The owner of the glamping site didn’t sugar coat it: if we don’t take your porch off, your tent will blow away. With that, she handed us a bottle of champagne and apologised for the shower not working. So we’re battening down the hatches for the imminent arrival of Storm Katie. The Boden brigade in the tent next door have already booked themselves into a hotel for the night. Lightweights. Our answer to the promised storm was to load up our wheelbarrow – cars aren’t allowed on site – with as much gin, wine, crisps, marshmallows and cake mix, as a teenager can wheel across a field. We already have masses of pasta, hot chocolate and the champagne freebie stashed away: bring it on, Katie, bring it on!
The porch being take down, ready for Storm Katie’s arrival
So far this glamping lark has been a huge success. The tent is so posh, it resembles a house. So much so that I thought it was a house the first night, until it started flapping and then a huge shadow of partner appeared on our bedroom wall at 4am. He was trying to relight the stove, as the owner had mentioned that it is possible to keep it going all night and his competitive instinct kicked in. I woke up to what looked like the Incredible Hulk wielding a canoe, but it was just partner and his gas lamp and a log.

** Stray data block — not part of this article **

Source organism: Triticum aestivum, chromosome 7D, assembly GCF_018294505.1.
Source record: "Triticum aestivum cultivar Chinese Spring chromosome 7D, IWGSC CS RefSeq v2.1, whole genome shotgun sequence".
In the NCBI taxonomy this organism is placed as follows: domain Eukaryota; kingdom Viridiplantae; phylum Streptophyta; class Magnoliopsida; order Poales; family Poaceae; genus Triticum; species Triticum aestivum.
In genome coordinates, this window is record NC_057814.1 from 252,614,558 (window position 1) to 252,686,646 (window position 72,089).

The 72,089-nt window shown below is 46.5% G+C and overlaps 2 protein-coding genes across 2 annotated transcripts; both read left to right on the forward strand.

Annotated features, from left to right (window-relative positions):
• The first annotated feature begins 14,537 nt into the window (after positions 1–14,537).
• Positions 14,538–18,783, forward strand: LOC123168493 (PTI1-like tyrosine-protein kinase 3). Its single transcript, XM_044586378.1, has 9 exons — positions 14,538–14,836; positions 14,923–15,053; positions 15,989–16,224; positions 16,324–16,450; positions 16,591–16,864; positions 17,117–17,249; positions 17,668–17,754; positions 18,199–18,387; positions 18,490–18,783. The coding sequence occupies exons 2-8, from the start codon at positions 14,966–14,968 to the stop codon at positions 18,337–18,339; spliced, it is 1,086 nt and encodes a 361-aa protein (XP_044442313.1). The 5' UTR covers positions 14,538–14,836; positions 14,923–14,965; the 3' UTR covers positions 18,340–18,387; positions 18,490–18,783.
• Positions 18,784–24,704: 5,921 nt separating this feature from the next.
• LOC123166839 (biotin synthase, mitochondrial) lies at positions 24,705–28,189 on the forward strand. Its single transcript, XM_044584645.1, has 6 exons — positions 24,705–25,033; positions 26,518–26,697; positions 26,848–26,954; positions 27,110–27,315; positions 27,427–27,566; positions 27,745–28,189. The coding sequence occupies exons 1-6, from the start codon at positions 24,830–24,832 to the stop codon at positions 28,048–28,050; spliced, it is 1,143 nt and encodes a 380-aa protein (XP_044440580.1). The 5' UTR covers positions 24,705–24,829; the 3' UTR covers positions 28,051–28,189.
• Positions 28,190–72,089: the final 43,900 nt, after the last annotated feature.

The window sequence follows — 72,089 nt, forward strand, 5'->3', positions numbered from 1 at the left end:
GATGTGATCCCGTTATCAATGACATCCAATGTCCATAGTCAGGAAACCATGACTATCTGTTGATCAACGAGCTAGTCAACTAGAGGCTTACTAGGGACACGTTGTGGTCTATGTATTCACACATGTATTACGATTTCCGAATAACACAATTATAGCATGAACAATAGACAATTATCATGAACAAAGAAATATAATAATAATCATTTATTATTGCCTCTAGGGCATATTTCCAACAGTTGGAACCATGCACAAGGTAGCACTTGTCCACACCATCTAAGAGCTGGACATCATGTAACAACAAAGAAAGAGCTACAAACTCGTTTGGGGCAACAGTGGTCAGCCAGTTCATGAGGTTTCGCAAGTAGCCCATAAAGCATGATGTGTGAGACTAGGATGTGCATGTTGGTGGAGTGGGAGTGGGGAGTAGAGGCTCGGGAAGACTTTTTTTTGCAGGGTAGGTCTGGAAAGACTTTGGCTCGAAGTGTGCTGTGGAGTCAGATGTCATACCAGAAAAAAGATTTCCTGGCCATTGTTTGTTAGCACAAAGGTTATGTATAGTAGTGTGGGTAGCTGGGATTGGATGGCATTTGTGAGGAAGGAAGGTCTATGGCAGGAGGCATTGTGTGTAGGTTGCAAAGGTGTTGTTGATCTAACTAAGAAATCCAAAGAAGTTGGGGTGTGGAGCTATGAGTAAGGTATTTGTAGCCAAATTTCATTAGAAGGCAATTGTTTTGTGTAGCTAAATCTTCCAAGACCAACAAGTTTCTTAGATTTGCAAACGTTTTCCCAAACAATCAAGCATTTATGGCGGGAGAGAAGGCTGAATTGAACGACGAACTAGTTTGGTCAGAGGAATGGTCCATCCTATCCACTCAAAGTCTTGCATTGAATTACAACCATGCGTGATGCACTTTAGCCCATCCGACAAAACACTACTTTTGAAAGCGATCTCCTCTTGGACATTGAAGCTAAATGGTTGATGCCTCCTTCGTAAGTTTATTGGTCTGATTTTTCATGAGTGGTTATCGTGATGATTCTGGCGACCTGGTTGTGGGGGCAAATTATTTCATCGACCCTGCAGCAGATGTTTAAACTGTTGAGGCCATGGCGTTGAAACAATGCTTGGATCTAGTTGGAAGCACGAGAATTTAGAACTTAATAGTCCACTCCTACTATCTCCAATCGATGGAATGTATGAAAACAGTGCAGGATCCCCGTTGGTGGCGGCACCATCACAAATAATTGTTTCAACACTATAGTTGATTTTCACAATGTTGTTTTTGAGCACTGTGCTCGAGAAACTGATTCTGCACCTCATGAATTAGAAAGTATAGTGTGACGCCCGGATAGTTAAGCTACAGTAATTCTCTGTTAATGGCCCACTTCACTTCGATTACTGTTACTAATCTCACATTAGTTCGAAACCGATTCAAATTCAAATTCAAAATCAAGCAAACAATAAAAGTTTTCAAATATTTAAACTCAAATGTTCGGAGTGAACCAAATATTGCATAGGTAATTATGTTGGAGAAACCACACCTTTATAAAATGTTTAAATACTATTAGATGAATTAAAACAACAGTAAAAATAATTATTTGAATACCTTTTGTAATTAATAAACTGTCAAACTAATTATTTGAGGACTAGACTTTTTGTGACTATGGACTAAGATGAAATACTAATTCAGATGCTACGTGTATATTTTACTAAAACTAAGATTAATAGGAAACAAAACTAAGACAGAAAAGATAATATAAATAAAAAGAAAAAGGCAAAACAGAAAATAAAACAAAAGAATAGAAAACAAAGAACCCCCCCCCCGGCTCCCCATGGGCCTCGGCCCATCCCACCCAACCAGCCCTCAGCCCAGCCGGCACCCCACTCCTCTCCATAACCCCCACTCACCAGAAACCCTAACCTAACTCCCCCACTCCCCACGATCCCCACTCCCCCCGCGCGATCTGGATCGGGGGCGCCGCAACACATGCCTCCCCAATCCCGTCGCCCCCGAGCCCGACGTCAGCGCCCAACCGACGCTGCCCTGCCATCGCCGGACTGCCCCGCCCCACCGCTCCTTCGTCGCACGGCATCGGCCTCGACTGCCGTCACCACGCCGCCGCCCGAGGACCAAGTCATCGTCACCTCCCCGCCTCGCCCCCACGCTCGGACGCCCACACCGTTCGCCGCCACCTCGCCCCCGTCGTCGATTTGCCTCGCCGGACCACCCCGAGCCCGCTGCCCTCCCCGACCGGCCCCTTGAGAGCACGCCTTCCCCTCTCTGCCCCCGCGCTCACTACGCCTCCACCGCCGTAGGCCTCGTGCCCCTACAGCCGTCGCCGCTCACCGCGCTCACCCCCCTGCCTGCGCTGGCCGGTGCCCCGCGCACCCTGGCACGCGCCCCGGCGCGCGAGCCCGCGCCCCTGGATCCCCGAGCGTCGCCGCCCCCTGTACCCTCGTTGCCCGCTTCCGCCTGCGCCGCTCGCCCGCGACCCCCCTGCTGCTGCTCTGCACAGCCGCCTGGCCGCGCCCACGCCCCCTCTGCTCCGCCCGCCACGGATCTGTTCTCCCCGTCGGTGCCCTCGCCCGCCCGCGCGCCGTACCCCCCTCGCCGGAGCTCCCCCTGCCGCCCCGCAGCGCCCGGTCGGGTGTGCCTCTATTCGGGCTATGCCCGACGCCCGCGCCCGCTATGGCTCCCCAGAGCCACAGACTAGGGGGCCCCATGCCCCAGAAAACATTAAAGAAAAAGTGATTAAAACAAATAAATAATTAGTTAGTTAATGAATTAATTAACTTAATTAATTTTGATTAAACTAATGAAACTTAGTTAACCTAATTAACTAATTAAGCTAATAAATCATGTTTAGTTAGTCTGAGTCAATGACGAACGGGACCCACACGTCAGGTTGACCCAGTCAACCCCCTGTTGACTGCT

Dog 1 and dog 2 are having a ball. Last night they needed a wee. It was dark. Partner asked me to put dog 1’s lead on (on the dog, not on me – thin walls). I felt around and struggled for a bit. It won’t go on, I said to partner. He shined his phone in my direction. That’s because you are trying to get it around his bum, he retorted.
I now realise why I had four kids: one to cook, one to wash up, one to dry and one to put away.
Daughter 1 being mum, while her mother is getting pissed on the sofa
Meanwhile, partner and I can languish on the sofa in front of the stove, drinking free champagne and waiting for the storm to hit.